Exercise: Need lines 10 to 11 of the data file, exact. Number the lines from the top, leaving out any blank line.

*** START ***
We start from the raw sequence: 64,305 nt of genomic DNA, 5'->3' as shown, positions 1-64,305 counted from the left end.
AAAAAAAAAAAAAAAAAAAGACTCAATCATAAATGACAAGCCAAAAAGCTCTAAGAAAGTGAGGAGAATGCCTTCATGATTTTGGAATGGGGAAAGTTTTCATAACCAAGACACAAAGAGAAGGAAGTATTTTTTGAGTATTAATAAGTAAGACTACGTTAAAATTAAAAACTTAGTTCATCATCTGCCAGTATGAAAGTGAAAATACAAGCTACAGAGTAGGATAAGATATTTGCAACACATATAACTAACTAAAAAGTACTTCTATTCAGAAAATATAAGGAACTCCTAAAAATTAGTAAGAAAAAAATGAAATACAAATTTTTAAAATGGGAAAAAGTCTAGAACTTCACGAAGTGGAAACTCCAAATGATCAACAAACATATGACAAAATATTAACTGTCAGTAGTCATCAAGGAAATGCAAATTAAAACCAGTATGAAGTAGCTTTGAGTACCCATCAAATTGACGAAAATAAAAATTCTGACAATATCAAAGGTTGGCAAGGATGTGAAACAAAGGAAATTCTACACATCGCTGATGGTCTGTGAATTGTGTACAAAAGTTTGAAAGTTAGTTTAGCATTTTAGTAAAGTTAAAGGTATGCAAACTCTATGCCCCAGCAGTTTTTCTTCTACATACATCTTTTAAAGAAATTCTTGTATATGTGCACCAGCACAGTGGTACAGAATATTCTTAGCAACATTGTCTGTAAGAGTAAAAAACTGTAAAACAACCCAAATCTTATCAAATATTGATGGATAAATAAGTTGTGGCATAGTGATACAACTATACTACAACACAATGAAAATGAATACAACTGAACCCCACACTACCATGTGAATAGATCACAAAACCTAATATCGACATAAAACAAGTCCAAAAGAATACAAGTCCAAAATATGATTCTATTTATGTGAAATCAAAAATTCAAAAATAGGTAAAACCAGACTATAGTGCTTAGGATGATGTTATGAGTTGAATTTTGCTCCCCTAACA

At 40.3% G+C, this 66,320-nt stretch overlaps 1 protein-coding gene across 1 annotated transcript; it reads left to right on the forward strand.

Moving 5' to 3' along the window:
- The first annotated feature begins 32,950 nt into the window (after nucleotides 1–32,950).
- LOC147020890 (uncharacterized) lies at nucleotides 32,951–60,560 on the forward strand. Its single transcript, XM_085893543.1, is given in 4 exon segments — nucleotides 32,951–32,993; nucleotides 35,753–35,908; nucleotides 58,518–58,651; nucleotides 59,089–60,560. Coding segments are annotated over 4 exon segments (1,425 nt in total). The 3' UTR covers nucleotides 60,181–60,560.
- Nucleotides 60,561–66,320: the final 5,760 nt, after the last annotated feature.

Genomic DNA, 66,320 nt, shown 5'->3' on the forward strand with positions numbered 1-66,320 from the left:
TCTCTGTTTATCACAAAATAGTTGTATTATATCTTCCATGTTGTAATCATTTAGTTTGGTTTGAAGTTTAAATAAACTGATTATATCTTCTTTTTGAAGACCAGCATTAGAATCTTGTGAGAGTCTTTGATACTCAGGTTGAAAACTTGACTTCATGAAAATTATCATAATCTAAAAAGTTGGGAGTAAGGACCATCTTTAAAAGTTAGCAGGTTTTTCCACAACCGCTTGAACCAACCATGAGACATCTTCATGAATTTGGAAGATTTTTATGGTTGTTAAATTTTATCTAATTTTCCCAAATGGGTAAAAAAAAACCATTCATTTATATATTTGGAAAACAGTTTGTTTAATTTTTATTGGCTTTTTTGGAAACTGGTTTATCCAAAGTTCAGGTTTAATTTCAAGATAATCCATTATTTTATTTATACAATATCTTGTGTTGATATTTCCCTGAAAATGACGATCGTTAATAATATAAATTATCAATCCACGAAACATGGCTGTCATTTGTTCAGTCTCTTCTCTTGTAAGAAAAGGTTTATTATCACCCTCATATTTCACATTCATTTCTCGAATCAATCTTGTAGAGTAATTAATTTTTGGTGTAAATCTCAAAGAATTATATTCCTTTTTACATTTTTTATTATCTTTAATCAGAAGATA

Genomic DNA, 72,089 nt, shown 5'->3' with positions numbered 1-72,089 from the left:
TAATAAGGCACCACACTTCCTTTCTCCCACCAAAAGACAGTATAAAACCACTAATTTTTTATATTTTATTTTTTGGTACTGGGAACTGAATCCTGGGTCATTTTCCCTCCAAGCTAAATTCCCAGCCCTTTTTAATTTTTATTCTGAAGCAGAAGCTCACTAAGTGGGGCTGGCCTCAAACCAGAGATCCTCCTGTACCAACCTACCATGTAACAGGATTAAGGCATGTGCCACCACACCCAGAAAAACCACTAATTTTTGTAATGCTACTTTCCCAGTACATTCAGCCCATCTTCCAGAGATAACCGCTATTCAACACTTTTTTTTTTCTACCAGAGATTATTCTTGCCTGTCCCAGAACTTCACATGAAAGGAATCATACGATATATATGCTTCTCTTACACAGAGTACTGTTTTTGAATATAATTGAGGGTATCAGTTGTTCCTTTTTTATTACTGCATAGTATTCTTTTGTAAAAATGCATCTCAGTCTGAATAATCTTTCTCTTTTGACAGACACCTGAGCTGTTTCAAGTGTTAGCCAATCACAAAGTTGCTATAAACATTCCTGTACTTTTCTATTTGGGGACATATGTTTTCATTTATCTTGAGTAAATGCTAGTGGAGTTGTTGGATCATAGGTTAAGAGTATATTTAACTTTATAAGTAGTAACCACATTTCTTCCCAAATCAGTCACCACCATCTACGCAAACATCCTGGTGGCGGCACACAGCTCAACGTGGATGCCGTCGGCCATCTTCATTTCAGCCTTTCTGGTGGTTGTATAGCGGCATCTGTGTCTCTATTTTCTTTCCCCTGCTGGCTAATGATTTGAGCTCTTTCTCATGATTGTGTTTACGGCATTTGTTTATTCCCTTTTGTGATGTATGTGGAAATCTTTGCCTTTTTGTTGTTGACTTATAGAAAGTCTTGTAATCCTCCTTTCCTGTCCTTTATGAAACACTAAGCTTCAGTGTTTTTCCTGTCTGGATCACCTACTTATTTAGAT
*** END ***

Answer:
Genomic DNA, 72,089 nt, shown 5'->3' with positions numbered 1-72,089 from the left:
TAATAAGGCACCACACTTCCTTTCTCCCACCAAAAGACAGTATAAAACCACTAATTTTTTATATTTTATTTTTTGGTACTGGGAACTGAATCCTGGGTCATTTTCCCTCCAAGCTAAATTCCCAGCCCTTTTTAATTTTTATTCTGAAGCAGAAGCTCACTAAGTGGGGCTGGCCTCAAACCAGAGATCCTCCTGTACCAACCTACCATGTAACAGGATTAAGGCATGTGCCACCACACCCAGAAAAACCACTAATTTTTGTAATGCTACTTTCCCAGTACATTCAGCCCATCTTCCAGAGATAACCGCTATTCAACACTTTTTTTTTTCTACCAGAGATTATTCTTGCCTGTCCCAGAACTTCACATGAAAGGAATCATACGATATATATGCTTCTCTTACACAGAGTACTGTTTTTGAATATAATTGAGGGTATCAGTTGTTCCTTTTTTATTACTGCATAGTATTCTTTTGTAAAAATGCATCTCAGTCTGAATAATCTTTCTCTTTTGACAGACACCTGAGCTGTTTCAAGTGTTAGCCAATCACAAAGTTGCTATAAACATTCCTGTACTTTTCTATTTGGGGACATATGTTTTCATTTATCTTGAGTAAATGCTAGTGGAGTTGTTGGATCATAGGTTAAGAGTATATTTAACTTTATAAGTAGTAACCACATTTCTTCCCAAATCAGTCACCACCATCTACGCAAACATCCTGGTGGCGGCACACAGCTCAACGTGGATGCCGTCGGCCATCTTCATTTCAGCCTTTCTGGTGGTTGTATAGCGGCATCTGTGTCTCTATTTTCTTTCCCCTGCTGGCTAATGATTTGAGCTCTTTCTCATGATTGTGTTTACGGCATTTGTTTATTCCCTTTTGTGATGTATGTGGAAATCTTTGCCTTTTTGTTGTTGACTTATAGAAAGTCTTGTAATCCTCCTTTCCTGTCCTTTATGAAACACTAAGCTTCAGTGTTTTTCCTGTCTGGATCACCTACTTATTTAGAT